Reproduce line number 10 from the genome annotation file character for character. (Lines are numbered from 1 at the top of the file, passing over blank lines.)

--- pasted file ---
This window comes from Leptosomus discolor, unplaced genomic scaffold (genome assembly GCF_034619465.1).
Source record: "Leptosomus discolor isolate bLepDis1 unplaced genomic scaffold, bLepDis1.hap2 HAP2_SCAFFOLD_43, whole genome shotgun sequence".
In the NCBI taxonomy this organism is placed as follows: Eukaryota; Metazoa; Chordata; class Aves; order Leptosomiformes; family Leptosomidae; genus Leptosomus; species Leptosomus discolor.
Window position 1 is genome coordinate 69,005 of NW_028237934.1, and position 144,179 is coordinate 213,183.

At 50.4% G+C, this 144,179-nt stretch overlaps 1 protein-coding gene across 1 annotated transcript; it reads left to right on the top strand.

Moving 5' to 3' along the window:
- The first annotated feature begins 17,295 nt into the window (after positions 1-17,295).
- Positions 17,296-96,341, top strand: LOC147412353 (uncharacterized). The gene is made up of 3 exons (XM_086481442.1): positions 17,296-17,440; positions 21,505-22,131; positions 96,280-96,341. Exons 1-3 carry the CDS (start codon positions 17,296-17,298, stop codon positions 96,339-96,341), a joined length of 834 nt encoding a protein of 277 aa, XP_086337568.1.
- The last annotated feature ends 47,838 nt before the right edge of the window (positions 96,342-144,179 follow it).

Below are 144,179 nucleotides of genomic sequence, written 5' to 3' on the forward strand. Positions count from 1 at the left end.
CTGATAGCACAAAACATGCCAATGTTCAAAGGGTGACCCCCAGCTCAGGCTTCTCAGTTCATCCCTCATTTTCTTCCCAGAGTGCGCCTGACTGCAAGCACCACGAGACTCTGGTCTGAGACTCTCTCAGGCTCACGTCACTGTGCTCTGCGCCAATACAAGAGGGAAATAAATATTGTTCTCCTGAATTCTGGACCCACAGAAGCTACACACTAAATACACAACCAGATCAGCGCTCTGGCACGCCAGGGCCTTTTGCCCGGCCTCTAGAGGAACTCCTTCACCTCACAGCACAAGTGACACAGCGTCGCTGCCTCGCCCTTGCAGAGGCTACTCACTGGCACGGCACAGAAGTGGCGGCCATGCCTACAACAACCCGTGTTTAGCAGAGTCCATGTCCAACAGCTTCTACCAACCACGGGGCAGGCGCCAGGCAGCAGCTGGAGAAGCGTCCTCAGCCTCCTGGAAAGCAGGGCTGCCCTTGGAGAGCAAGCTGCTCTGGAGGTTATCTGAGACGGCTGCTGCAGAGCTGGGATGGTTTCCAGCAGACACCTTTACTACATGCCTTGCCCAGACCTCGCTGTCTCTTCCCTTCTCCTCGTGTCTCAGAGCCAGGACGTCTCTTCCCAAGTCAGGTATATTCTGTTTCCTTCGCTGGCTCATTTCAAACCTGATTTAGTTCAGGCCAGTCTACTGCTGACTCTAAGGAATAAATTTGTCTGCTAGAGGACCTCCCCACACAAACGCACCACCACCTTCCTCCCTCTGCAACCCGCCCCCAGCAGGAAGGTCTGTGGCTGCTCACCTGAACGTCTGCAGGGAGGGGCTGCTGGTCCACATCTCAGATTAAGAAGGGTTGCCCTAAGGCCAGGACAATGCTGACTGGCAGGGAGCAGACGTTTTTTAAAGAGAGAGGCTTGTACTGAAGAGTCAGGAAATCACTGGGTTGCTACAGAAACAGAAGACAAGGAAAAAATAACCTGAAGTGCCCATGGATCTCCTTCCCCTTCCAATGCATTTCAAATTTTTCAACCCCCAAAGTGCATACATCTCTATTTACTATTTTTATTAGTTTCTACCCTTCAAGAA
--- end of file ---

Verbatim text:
Below are 144,179 nucleotides of genomic sequence, written 5' to 3' on the forward strand. Positions count from 1 at the left end.